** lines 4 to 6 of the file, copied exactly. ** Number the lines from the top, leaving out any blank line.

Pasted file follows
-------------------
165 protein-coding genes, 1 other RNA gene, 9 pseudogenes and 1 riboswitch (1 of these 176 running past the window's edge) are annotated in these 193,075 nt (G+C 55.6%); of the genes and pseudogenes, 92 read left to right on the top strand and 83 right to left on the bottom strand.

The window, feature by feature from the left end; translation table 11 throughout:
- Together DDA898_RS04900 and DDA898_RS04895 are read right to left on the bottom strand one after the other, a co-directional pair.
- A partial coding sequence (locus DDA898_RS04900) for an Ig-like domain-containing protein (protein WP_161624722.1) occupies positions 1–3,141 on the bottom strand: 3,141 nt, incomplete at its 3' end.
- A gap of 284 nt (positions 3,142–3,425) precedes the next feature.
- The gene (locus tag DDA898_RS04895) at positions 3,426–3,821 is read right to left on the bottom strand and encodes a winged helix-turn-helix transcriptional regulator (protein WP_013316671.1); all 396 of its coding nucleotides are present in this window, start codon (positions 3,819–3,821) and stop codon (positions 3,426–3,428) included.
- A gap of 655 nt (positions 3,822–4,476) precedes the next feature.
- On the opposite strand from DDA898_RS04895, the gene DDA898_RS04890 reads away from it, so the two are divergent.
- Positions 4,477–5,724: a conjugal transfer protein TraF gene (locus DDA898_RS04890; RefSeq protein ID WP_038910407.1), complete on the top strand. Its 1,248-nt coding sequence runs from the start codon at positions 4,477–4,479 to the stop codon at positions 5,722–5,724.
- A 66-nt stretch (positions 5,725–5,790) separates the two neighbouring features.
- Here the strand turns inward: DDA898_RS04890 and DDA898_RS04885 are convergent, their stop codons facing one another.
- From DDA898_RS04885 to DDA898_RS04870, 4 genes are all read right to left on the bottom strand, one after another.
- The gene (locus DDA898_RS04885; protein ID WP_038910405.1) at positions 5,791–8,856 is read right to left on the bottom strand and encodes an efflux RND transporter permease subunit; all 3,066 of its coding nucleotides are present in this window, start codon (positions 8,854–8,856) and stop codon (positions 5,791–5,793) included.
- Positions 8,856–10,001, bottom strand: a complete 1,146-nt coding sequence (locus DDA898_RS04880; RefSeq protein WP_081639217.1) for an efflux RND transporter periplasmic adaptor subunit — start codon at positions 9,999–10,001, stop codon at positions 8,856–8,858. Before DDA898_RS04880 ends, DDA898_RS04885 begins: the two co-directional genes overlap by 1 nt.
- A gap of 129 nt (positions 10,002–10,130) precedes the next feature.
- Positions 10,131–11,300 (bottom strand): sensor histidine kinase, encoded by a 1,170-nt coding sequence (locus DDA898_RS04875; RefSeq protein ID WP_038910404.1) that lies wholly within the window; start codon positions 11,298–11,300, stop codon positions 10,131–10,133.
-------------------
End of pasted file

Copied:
- A partial coding sequence (locus DDA898_RS04900) for an Ig-like domain-containing protein (protein WP_161624722.1) occupies positions 1–3,141 on the bottom strand: 3,141 nt, incomplete at its 3' end.
- A gap of 284 nt (positions 3,142–3,425) precedes the next feature.
- The gene (locus tag DDA898_RS04895) at positions 3,426–3,821 is read right to left on the bottom strand and encodes a winged helix-turn-helix transcriptional regulator (protein WP_013316671.1); all 396 of its coding nucleotides are present in this window, start codon (positions 3,819–3,821) and stop codon (positions 3,426–3,428) included.